*I frequently get asked questions about Data Science, so in the interest of helping as many people as possible, I’ve started this blog to answer those questions as simply as possible. This is a robust topic, and if you want a more in-depth discussion, please revisit my blog, where we will be going into greater depth at another time.
If you want to improve your customer experience, like a data scientist, make data-driven decisions. By making decisions backed by data, you’ll be able to serve customers quicker and with more accuracy than ever before. This blog will tell you all you need to know about leveraging customer data to make data-driven decisions and help keep your business ahead of the game.
Data-driven decision-making is the process of using insights gathered from data to inform your business decisions. Utilizing data allows businesses to make smarter decisions backed by data rather than solely operating on gut instincts or assumptions. Businesses that make data-driven decisions can make decisions faster and with more accuracy than those that aren’t leveraging data.
Data-driven decision-making can revolutionize virtually every aspect of your business, including the general customer experience. From streamlining the process to improving connections between your business and customers, making decisions based on data can significantly improve your customer service offerings. Read on to learn how businesses are making data-driven decisions to level up their customer experience and how you can do it, too.
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There is so much data out there just waiting to be tapped into. Customer data specifically can be a goldmine for your business, especially when dealing with e-commerce. If your business and its interactions with customers primarily happen online, you’ll be capturing loads of data from your customers that can be useful in your operations.
While shopping online, several competitors are fighting for a person’s attention at once. This means you need to find ways to set yourself apart from the rest. Collecting and analyzing customer data can help you do that by presenting insights about your customers that allow you to serve them better, offering a more enhanced customer experience than your competitors do.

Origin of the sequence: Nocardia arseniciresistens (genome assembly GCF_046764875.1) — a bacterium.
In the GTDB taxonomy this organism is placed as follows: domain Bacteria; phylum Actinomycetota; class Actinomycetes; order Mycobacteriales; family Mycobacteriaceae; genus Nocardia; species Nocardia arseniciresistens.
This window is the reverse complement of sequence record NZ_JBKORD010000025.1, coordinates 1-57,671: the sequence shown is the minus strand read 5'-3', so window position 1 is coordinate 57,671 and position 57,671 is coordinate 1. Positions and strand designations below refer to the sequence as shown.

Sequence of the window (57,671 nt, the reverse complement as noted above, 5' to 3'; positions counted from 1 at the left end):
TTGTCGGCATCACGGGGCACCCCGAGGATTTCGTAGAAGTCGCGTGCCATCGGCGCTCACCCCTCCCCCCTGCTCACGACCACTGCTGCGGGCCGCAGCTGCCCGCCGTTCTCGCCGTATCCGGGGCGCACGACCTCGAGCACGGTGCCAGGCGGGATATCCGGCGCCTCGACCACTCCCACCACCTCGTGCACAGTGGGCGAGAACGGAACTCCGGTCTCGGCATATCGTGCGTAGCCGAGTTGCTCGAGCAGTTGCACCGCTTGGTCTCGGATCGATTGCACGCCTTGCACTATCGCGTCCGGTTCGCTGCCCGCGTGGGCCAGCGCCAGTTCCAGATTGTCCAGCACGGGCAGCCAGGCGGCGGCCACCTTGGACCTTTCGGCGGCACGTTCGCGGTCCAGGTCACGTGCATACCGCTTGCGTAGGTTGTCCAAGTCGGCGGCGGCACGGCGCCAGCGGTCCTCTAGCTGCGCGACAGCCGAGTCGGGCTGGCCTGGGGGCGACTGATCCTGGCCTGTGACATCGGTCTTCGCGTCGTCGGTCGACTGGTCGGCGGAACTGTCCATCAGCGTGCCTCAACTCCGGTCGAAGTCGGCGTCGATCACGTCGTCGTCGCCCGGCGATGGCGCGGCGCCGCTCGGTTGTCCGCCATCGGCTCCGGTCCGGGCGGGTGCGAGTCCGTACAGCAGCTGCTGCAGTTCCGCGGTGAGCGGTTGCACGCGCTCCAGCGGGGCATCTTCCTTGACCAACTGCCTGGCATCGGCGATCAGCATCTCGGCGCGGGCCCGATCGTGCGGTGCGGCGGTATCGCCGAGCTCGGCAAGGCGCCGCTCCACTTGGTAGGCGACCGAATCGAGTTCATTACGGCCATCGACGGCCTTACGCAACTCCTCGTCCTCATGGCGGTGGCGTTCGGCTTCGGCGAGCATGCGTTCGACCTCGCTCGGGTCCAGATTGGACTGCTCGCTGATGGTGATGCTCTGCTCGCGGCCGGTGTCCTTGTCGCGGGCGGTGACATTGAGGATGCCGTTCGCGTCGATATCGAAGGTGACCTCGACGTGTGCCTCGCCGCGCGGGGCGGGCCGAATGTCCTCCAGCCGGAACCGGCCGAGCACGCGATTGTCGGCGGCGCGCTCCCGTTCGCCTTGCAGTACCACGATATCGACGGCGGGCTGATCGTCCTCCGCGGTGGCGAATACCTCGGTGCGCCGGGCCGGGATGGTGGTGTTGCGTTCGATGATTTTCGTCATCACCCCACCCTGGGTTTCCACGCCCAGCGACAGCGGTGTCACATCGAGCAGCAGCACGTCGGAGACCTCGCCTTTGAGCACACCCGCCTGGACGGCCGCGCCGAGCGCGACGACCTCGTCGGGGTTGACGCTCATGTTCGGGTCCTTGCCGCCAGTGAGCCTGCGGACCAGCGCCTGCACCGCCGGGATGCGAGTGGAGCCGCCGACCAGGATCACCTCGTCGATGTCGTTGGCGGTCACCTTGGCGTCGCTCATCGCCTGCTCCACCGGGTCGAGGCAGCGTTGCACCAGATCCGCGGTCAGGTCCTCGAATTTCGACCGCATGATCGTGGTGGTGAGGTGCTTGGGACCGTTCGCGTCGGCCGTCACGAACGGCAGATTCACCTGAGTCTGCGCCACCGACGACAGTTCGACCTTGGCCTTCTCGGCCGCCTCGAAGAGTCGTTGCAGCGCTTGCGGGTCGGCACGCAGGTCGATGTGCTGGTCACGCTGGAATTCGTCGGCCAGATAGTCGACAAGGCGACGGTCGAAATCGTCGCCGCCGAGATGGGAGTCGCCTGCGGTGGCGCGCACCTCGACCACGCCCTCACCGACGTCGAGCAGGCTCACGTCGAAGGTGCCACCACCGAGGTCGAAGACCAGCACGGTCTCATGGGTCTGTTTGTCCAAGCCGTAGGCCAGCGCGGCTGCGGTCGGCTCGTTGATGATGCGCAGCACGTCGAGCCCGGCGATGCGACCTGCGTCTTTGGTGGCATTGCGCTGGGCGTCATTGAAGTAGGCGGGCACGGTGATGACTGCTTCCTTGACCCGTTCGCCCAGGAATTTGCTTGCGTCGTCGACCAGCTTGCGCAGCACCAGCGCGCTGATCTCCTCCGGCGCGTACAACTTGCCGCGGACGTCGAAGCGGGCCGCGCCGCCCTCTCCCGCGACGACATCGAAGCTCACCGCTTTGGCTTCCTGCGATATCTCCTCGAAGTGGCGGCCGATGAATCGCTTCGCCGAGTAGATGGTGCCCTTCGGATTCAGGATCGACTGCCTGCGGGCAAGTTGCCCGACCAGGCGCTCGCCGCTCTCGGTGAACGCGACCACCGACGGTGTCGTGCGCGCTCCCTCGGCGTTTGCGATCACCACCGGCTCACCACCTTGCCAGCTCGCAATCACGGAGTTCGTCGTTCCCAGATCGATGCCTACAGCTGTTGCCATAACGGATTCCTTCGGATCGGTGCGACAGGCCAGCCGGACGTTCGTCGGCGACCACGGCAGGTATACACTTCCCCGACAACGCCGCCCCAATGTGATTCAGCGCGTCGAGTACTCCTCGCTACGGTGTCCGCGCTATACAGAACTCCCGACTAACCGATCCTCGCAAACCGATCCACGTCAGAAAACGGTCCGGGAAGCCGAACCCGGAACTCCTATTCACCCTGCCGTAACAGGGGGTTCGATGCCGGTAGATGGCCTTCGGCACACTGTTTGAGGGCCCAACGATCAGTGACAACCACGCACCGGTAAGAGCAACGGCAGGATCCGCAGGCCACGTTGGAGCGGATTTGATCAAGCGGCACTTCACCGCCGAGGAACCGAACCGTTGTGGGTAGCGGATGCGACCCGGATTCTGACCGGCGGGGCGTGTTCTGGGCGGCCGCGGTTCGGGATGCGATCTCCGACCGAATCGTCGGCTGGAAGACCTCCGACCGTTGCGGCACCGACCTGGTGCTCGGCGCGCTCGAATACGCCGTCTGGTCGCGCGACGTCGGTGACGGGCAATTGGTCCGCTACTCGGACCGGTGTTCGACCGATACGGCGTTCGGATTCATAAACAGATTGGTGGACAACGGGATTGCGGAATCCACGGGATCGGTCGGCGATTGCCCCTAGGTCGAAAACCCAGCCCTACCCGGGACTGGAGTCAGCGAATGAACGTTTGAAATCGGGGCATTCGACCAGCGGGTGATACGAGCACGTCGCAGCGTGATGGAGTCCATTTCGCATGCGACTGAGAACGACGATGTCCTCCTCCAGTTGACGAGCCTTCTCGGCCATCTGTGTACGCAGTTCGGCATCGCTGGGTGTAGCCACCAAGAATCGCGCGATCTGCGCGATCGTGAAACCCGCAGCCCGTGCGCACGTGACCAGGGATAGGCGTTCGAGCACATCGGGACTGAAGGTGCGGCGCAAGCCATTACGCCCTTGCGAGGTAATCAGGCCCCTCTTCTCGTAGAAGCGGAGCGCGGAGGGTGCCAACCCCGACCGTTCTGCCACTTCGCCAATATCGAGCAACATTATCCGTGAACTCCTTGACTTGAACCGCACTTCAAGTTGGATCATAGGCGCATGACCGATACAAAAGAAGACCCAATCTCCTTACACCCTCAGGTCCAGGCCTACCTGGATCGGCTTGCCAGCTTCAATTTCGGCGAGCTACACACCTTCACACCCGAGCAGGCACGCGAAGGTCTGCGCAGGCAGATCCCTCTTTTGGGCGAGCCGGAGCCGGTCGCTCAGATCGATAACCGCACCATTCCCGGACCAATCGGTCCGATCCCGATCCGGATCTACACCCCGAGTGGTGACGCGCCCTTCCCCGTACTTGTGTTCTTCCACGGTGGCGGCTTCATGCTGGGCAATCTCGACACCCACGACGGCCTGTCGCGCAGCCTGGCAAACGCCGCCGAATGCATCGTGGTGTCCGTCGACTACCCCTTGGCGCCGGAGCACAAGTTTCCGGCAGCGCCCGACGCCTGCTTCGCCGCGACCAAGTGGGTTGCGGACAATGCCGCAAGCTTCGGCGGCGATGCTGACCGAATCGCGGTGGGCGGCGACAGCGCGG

Customer data can help you identify customer segments, personalize the shopping experience, improve product offerings and recommendations, and generally get to know your customers better, which helps you provide better customer service and improve the experience of interacting with your business.
There are various types of customer data you can collect from different sources, but the most important types include:
- Personal Data
- Behavioral Data
- Engagement Data
- Attitudinal Data
Also known as “demographic data,” personal data includes biographical information about a customer, like their name, birthday, email address, and phone number.
Behavioral data holds some of the most valuable information that can help you make data-driven decisions. Behavioral data reveals how your customers interact with your brand and how they respond to social media posts, ads, and emails. Essentially, it details key information captured along the customer journey, like cart abandonment rates, average order value, and customer lifetime value.
Engagement data can also be very insightful when looking to make data-driven decisions as it reflects how your customers interact or engage, with various channels related to your business, like your website, social platforms, and emails. This data is gathered from sources like website visits, social media shares, and email open rates.
Attitudinal data can be used to help you understand how your customers feel about your business. Using attitudinal data to gauge your customers’ opinions of your company can help you determine how well certain products are performing and what the public opinion of your brand is. This data can be gathered through feedback surveys, focus groups, and customer complaints and reviews.
Suppose you want to leverage customer data to make data-driven decisions and improve your customer service. In that case, you should get familiar with data analysis and the techniques and tools that make it possible. There is no shortage of data analysis methods, tools, and software out there to help you make good use of the data you gather. Some key data analysis techniques include:
- Regression Analysis
- Factor Analysis
- Descriptive Analysis
- Cohort Analysis
- Cluster Analysis
- Time Series Analysis
Regression analysis is used to show the connections between a dependent and one or more independent variables. The goal of regression analysis is to determine how many factors — independent variables — may be influencing the dependent variable, keeping an eye out for patterns and trends. Regression analysis allows you to make predictions about the outcomes and helps you make data-driven decisions by understanding each variable’s relationship.
Factor analysis takes a large set of data and shrinks it down to a smaller, more manageable set that can be used to determine whether a group of variables has any link or connection. Factor analysis is very useful in the way that it makes large data sets more understandable, but throughout the process, it can also help you to discover hidden trends in the data.
Descriptive analysis sets out to answer the question “What happened?” in a data set — which is the foundation of most analytic processes. Descriptive analysis organizes, processes, and analyzes raw data from different sources, taking into account historical data and any KPIs. Descriptive analysis won’t necessarily help you forecast trends or future behaviors, but it will help you organize your data, turning it into information that can be used in further research.